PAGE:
action "heroku.login" {
  uses = "actions/heroku@master"
  needs = ["git.master"]
  args = "container:login"  secrets = ["HEROKU_API_KEY"]
}

secrets tells to decrypt declared variables in this action and expose them internally as an ENV (otherwise they won’t be available), also do not print them because they might remain in logs.

Once we are logged in we can push our image:

action "heroku.push" {
  uses = "actions/heroku@master"
  needs = "heroku.login"
  args = "container:push web"

  secrets = [
    "HEROKU_API_KEY",
    "HEROKU_APP"
  ]

  env = {
    RACK_ENV = "production"
  }
}

A little more explanation here, first I used HEROKU_APP which means that container will push image to whatever app that is defined there. There are actually multiple ways of how this could be achieved:

args = "container:push -a test-github-actions web"

or

args = "container:push web"

env = {
  HEROKU_APP = "test-github-actions"
}

Personally, I preferred to put in secrets here so it requires less typing later if you need to use it multiple times in different actions.

RACK_ENV = "production" is defined here as a building environment variable for docker image (our dockerfile had: ARG RACK_ENV).

For the following piece, I used heroku config:set command to propagate all my variables and secrets to heroku runtime variables:

action "heroku.envs" {
  uses = "actions/heroku@master"
  needs = "heroku.push"

  args = [
    "config:set",
    "RACK_ENV=$RACK_ENV",
    "MY_SECRET=$MY_SECRET"
  ]

  secrets = [
    "HEROKU_API_KEY",
    "HEROKU_APP",
    "MY_SECRET"
  ]

  env = {
    RACK_ENV = "production"
  }
}

And finally, a deployment:

action "heroku.deploy" {
  uses = "actions/heroku@master"
  needs = ["heroku.envs", "heroku.push"]

  args = ["container:release", "web"]

  secrets = [
    "HEROKU_API_KEY",
    "HEROKU_APP",
    "MY_SECRET"
  ]

  env = {
    RACK_ENV = "production"
  }
}

At this moment, you should also update your workflow:

...
resolves = ["heroku.deploy"]
...

because that’s the action you need to resolve to.

For a cherry on the top, I would add Slack notification and for that, we will need custom action, turns out it’s easy to do this. As a starting point, replicate the following structure in your project folder:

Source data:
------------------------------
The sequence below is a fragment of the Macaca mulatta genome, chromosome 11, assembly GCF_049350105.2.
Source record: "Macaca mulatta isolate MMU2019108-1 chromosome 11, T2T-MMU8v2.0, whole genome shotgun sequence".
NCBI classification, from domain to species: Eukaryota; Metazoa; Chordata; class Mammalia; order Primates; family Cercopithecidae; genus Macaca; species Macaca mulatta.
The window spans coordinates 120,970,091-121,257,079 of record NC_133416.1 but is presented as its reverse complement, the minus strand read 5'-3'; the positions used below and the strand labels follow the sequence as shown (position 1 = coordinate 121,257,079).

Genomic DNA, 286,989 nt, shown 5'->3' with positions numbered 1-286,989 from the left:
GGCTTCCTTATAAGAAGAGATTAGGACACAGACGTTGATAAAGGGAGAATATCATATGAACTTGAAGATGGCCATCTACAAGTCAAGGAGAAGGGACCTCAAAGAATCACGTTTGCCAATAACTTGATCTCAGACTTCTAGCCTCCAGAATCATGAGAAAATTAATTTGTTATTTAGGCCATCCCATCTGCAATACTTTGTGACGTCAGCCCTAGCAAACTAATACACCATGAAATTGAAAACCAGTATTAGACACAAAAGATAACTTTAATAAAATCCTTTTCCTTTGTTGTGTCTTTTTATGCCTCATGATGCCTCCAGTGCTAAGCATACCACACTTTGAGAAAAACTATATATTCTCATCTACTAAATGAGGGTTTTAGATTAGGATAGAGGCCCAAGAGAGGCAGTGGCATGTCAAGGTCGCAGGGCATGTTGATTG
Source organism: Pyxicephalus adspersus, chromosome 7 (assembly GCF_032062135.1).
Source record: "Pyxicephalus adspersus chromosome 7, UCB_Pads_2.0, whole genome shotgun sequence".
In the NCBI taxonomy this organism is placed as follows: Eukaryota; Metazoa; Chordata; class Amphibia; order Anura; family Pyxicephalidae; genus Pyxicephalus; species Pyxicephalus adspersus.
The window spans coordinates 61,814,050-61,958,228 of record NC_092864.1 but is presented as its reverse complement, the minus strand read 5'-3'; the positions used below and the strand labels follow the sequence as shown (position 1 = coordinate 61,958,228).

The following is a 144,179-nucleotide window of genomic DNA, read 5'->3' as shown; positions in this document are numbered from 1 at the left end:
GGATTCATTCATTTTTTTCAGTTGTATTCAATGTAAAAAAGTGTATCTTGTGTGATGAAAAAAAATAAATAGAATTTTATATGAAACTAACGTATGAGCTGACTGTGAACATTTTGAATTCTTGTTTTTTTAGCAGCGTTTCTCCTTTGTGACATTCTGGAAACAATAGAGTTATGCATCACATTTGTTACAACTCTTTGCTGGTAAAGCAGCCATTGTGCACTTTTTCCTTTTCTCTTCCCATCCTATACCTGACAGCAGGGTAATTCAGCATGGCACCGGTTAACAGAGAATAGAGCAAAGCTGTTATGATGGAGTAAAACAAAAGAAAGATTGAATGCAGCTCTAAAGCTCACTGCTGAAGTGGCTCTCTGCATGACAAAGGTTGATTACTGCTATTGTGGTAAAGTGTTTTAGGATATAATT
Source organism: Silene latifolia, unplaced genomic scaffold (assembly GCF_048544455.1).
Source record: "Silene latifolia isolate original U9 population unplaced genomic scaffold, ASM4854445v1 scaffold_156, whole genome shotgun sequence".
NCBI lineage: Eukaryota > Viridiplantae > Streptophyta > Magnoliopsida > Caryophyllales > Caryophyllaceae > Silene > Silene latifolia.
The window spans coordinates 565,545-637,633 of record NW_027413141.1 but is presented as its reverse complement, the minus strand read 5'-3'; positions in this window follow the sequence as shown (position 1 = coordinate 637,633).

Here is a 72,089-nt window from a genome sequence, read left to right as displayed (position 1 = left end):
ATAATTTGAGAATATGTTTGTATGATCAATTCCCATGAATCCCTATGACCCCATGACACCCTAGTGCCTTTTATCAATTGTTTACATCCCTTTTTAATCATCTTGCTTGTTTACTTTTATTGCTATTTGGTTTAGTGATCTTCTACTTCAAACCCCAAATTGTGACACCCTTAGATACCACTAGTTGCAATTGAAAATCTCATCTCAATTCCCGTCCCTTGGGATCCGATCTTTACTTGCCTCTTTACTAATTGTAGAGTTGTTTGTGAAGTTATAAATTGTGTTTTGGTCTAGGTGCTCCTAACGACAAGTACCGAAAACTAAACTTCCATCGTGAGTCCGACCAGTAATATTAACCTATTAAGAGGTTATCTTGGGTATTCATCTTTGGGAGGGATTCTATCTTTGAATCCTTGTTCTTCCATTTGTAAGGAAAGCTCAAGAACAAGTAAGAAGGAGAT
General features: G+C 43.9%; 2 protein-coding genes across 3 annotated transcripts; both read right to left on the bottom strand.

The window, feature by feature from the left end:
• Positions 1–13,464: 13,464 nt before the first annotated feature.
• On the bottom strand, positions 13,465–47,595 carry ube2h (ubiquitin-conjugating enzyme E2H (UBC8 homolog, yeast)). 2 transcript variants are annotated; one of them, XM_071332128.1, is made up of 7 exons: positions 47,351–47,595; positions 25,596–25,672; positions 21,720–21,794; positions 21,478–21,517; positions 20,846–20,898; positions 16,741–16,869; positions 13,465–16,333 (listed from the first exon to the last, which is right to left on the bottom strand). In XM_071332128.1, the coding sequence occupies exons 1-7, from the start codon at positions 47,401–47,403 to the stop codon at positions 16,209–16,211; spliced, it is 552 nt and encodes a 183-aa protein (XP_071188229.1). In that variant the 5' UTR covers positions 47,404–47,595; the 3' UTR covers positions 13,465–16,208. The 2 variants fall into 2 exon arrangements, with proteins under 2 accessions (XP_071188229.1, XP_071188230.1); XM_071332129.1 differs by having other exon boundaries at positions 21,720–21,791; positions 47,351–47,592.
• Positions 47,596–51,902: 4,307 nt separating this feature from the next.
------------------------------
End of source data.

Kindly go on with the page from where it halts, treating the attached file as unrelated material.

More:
.github/
  slack/
    Dockerfile
    entrypoint.sh

For entrypoint.sh I defined a simple message posting to Slack:

#!/bin/sh
set -e
curl -X POST -H 'Content-type: application/json' \
 --data "{\"text\": \"$*\",\"attachments\":[{\"footer\": \"$GITHUB_ACTOR / $GITHUB_REPOSITORY / $GITHUB_SHA\"}]}" \
$SLACK_WEBHOOK_URL

The important part: $* - command arguments will be pasted here. For the rest, please refer to Slack documentation.

Minimal dockerfile:

FROM debian:9.5-slim

RUN apt-get update -qq && apt-get install -y curl

ARG SLACK_WEBHOOK_URL
ARG GITHUB_ACTOR
ARG GITHUB_REPOSITORY
ARG GITHUB_SHA

LABEL "com.github.actions.name"="Slack notifier"
LABEL "com.github.actions.description"="Sends message to slack channel"
LABEL "com.github.actions.icon"="bell"
LABEL "com.github.actions.color"="yellow"

ADD entrypoint.sh /entrypoint.sh
ENTRYPOINT ["/entrypoint.sh"]

GitHub labels allow to customize the visual appearance of our action (you can see it later in GitHub workflow view). For a full customization refer to the documentation: creating-a-new-action / color list / icon list.

At the end, make sure your code is executable:

chmod +x entrypoint.sh

A final touch on workflow:

workflow "Test and deploy to heroku" {
  on = "push"
  resolves = ["slack.notifier"]
}

...

action "slack.notifier" {
  uses = "./.github/slack"
  needs = ["heroku.deploy"]
  args = "Deployed!"
  secrets = ["SLACK_WEBHOOK_URL"]
  # GITHUB_* envs are automatically here
}

and here is the result:

Full workflow visualised

To sum it all up, I am very happy with the upcoming GitHub changes. My dummy project proved me that GitHub Actions are more than capable of replacing parts of our current pipeline and once a stable release is ready, we will plan to integrate it with our commercial project.

Link to repo: https://github.com/qbart/test-github-actions.

PS. If you find any errors in my article/code please let me know :)

And a couple of screenshots I took during the development:

Managing secrets
Workflow preview
Editing workflow (my initial attempts)
Failed workflow
Failed action logs
Invalid workflow config
Workflow in progress
comments powered by Disqus